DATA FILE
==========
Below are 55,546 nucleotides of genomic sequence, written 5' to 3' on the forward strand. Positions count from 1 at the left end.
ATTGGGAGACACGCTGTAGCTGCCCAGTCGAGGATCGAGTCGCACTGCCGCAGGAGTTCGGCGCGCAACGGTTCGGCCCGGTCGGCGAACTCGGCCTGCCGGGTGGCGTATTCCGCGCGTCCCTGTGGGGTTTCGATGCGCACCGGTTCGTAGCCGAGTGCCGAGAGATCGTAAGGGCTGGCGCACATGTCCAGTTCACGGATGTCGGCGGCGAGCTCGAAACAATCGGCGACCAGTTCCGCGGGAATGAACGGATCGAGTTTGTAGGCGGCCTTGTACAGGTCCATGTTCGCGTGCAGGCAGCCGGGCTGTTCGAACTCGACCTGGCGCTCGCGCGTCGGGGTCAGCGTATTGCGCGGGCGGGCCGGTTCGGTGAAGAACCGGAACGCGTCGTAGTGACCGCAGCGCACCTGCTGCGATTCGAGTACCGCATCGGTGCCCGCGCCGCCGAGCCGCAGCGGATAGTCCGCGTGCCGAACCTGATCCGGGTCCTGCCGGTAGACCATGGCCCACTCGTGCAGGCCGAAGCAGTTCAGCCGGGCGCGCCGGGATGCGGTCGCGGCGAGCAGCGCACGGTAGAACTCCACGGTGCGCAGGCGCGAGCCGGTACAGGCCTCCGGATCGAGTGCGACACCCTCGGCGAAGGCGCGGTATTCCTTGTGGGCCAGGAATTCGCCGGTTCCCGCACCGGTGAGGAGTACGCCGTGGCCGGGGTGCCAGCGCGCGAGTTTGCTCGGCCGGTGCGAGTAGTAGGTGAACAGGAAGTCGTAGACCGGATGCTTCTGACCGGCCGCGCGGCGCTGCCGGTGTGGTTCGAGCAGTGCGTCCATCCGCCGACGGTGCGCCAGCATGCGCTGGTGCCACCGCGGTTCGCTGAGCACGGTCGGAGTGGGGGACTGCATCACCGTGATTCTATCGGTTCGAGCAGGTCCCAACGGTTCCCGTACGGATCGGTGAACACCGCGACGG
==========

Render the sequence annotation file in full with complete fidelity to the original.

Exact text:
Below are 55,546 nucleotides of genomic sequence, written 5' to 3' on the forward strand. Positions count from 1 at the left end.
ATTGGGAGACACGCTGTAGCTGCCCAGTCGAGGATCGAGTCGCACTGCCGCAGGAGTTCGGCGCGCAACGGTTCGGCCCGGTCGGCGAACTCGGCCTGCCGGGTGGCGTATTCCGCGCGTCCCTGTGGGGTTTCGATGCGCACCGGTTCGTAGCCGAGTGCCGAGAGATCGTAAGGGCTGGCGCACATGTCCAGTTCACGGATGTCGGCGGCGAGCTCGAAACAATCGGCGACCAGTTCCGCGGGAATGAACGGATCGAGTTTGTAGGCGGCCTTGTACAGGTCCATGTTCGCGTGCAGGCAGCCGGGCTGTTCGAACTCGACCTGGCGCTCGCGCGTCGGGGTCAGCGTATTGCGCGGGCGGGCCGGTTCGGTGAAGAACCGGAACGCGTCGTAGTGACCGCAGCGCACCTGCTGCGATTCGAGTACCGCATCGGTGCCCGCGCCGCCGAGCCGCAGCGGATAGTCCGCGTGCCGAACCTGATCCGGGTCCTGCCGGTAGACCATGGCCCACTCGTGCAGGCCGAAGCAGTTCAGCCGGGCGCGCCGGGATGCGGTCGCGGCGAGCAGCGCACGGTAGAACTCCACGGTGCGCAGGCGCGAGCCGGTACAGGCCTCCGGATCGAGTGCGACACCCTCGGCGAAGGCGCGGTATTCCTTGTGGGCCAGGAATTCGCCGGTTCCCGCACCGGTGAGGAGTACGCCGTGGCCGGGGTGCCAGCGCGCGAGTTTGCTCGGCCGGTGCGAGTAGTAGGTGAACAGGAAGTCGTAGACCGGATGCTTCTGACCGGCCGCGCGGCGCTGCCGGTGTGGTTCGAGCAGTGCGTCCATCCGCCGACGGTGCGCCAGCATGCGCTGGTGCCACCGCGGTTCGCTGAGCACGGTCGGAGTGGGGGACTGCATCACCGTGATTCTATCGGTTCGAGCAGGTCCCAACGGTTCCCGTACGGATCGGTGAACACCGCGACGG